to control production, engineering, operations, and maintenance across the manufacturing enterprise. Automation is a ticket to be a participant in this flat world, and therefore, process automation products are expected to have robust growth as they are used across industrial segments, ranging from Food & Beverage and Metals & Mining to Chemical and Water & Waste industries. Regional Scenarios S evera l fac tors, f rom c ap acit y ut ilisat ion to product iv it y a nd industrial production shape the growth of the global automation marketplace and will affect the market in the coming years. Despite troubles in the US and Canadian economies, the global outlook for automation and manufacturing remains bright. Higher energy prices continue to contribute to increased capital investments and large project backlogs for oil, gas and refining companies. The pharmaceutical and biotech industries remain strong, and growth in Asia and other developing regions remain high. Asia remains the centre of growth, but the Middle East, Eastern Europe, and Latin America continue to show strong growth as well. ENQUIRY NO. 2505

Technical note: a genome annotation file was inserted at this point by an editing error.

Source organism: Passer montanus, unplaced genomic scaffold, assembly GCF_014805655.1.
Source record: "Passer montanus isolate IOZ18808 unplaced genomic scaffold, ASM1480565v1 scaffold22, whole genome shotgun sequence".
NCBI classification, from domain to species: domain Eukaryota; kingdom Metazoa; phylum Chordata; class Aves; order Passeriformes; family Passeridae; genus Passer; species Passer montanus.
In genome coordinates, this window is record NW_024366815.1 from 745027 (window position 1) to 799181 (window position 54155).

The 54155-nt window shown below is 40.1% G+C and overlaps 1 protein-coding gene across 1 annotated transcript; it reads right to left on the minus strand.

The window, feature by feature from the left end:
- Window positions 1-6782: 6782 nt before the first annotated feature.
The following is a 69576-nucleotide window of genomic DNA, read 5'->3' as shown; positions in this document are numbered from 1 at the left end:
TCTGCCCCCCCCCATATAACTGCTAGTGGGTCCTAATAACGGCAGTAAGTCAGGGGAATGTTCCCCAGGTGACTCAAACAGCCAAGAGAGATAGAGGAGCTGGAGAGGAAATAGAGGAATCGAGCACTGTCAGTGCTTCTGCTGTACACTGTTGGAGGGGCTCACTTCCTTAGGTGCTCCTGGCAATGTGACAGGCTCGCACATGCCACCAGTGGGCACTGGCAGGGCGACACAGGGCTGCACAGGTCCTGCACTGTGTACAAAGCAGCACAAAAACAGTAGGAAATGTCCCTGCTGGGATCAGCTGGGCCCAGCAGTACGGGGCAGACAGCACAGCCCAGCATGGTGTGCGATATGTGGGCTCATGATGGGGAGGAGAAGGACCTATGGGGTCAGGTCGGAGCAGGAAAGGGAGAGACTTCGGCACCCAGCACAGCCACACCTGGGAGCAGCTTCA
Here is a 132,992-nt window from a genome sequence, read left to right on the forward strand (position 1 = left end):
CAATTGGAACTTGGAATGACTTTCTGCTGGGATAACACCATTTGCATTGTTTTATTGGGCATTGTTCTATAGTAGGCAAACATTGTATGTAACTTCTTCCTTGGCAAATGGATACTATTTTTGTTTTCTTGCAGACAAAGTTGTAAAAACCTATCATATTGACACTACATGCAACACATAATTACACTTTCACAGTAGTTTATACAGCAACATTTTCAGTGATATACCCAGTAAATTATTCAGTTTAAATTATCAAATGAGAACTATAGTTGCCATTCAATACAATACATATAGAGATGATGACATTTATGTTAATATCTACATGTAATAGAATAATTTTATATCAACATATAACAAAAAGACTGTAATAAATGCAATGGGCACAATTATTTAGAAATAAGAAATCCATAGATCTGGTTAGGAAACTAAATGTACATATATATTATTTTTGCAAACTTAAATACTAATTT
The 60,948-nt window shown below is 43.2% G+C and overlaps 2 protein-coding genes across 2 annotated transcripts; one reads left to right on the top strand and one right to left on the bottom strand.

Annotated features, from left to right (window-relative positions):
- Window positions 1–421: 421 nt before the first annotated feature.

April 2008 | industrial automation asia  57

design focus

Use f Waste Waste-to-resources is an approach that involves the control of environmental pollution, waste minimisation and the consideration of waste products as potential resources before disposal. By Augustine Quek

n recent years, a world consensus has been reached on the need for sustainable development. According to the United Nations Environment Programme’s Global Environment Outlook 4 (GEO-4), since 1987, global populations has risen 34 percent, with more than 50 percent of the world’s population living in cities currently. The report also found that the world’s population has reached a stage where the amount of resources needed to sustain it exceeds what is available, with the average person’s footprint being 21.9 hectares per person, while the Earth’s biological 58  industrial automation asia | April 2008

capacity is only 15.7 hectares per person. An industry has since developed in the recovery and reuse of waste outputs from one process, as inputs in another process. Wastes from industrial processes can be recycled according to its characteristics, as inorganic materials, organic and plastics. Recovering Inorganic Waste Inorganic waste includes all manner of metals and minerals, from solid forms like concrete from construction wa ste s, to meta ls dissolve d in wastewaters from electroplating a nd ele ct ronic indu st r ie s. T he

Jesuino Souza, AssaÌ, Brazil